The cool and wet start to the growing season put some farms across the state weeks behind in terms of crop maturation, allowing bright greens and other spring crops to dominate the summer farmers’ market scene in Maine.
But staple summer vegetables are about to hit market stands after June’s warm and sunny weather helped to put the growing season back on track.
“It was a little bit of a slow start to the season for a lot of farms since it was quite cold and wet early on. But since some time in June people have kind of caught up so the variety of vegetables has kind of gone back up to normal,” Brittnay Hopkins, of Kenduskeag-based Wise Acres Farm said.
Co-manager of the Ellsworth Farmers’ Market and a vendor at the Bangor Farmers’ Market, Hopkins said some of her crops are still about a week behind compared to previous seasons. However, vibrant leafy greens and an abundant strawberry crop have been strong sellers and holding the farm over at market.
While raspberries are looking like they are a week behind on Wise Acres Farm, Hopkins said that zucchinis and cucumbers are coming in on time and carrots will be ready next week. But the status of crops varies from market to market and farm to farm, depending on location and soil conditions.
“It sounds like things are about two weeks behind and it varies across the state. I’ve heard from some farmers in northern or Down East Maine that it might even be three weeks behind, but I think in a lot of places it’s two [weeks] and in a lot of places they’re not even missing a beat,” Leigh Hallett, executive director of the Maine Federation of Farmers’ Markets, said.
In Waterville, market manager Hanne Tierney of Cornerstone Farm said the summer’s first tomatoes are appearing, giving company to the cucumbers and zucchinis that have been at the market already.
Talking with farmers at market is the best way to determine when a crop you’re looking for might be available. Hopkins said being in the fields everyday gives her a good idea of when crops will be ready for harvest. Hallett said that farmers and market managers have been doing a good job utilizing social media to alert shoppers what they will have at market and when they should get there to ensure it doesn’t sell out before they have a chance to buy.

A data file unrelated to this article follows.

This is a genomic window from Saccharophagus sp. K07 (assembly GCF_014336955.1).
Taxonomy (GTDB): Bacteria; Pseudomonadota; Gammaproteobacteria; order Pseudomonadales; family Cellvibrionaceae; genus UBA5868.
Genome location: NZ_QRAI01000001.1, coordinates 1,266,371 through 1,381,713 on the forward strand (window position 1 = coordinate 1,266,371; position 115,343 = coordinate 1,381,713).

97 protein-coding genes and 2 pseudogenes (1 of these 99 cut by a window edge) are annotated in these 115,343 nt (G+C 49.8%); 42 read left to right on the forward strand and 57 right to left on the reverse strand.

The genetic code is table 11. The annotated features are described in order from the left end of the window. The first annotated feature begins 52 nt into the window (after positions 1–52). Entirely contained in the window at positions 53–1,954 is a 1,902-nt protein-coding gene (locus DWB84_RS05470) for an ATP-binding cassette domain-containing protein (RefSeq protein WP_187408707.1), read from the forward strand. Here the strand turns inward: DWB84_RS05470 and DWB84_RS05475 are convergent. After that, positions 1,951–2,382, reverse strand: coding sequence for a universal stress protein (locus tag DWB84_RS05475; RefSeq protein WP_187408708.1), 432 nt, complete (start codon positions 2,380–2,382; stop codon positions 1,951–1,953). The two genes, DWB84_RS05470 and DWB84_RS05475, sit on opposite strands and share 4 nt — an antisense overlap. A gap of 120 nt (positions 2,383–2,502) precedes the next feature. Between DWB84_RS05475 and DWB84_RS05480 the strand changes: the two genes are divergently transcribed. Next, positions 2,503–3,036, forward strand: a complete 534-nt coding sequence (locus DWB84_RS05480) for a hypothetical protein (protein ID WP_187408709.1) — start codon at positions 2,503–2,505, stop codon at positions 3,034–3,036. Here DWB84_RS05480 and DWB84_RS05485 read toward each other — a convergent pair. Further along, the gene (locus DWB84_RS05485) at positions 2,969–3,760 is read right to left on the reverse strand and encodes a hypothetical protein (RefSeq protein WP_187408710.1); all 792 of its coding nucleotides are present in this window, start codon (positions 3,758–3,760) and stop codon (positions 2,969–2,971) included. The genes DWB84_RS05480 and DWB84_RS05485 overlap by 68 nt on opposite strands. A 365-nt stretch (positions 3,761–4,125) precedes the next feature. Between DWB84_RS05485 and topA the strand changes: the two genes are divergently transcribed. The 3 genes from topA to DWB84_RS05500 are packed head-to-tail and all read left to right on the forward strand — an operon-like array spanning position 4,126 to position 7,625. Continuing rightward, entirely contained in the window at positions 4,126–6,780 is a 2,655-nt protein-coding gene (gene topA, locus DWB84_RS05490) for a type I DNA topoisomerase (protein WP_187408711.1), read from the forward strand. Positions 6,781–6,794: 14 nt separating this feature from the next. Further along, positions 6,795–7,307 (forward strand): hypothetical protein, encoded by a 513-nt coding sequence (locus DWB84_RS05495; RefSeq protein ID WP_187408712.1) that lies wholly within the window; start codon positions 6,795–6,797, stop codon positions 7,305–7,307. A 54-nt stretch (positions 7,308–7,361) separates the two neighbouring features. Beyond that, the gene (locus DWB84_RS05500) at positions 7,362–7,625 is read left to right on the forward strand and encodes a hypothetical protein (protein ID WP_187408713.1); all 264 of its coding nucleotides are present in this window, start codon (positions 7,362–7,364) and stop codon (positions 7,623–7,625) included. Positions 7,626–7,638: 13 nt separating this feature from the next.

Still, even with a slightly slow start to the season, Hopkins said customers are willing to wait until the markets have what they are looking for.
“Nationwide, a lot of the advertising or stuff we see on TV is very summery and some of what we’re selling [here] are still vegetables that people would associate more with spring,” Hopkins said. “[Customers] are pretty understanding that we’re not buying [vegetables] in from the south, we’re waiting until we have the crop on our own farm.”
While crop availability varies around the state, one thing that appears to be consistent, Hallett said, is strong customer turnout at markets this year. Strong harvests of spring crops and strawberries have been drawing people to market despite the relatively damp market weather.
Both in Bangor and Ellsworth, Hopkins said she is seeing a 50 percent increase in shoppers visiting her booth compared to this time last year. In Bangor, Hopkins believes that the new permanent farmers’ market signs are drawing in new customers who might not have otherwise known the farmers market was there. But overall, she and Hallet agree that social media is helping farmers and market managers reach out to customers and draw them to market.
“Social media is something that is helpful for markets. We can reach our customers before market to remind them to come. We can run around at market to take some photos and remind people that there are still a few hours left,” Hopkins said.
Given nature’s unpredictability, it can’t be guaranteed which crops will be at which markets each week, but it’s worth it to keep checking into your local farmers’ market, because as Tierney said, “there’s more and more food every week.”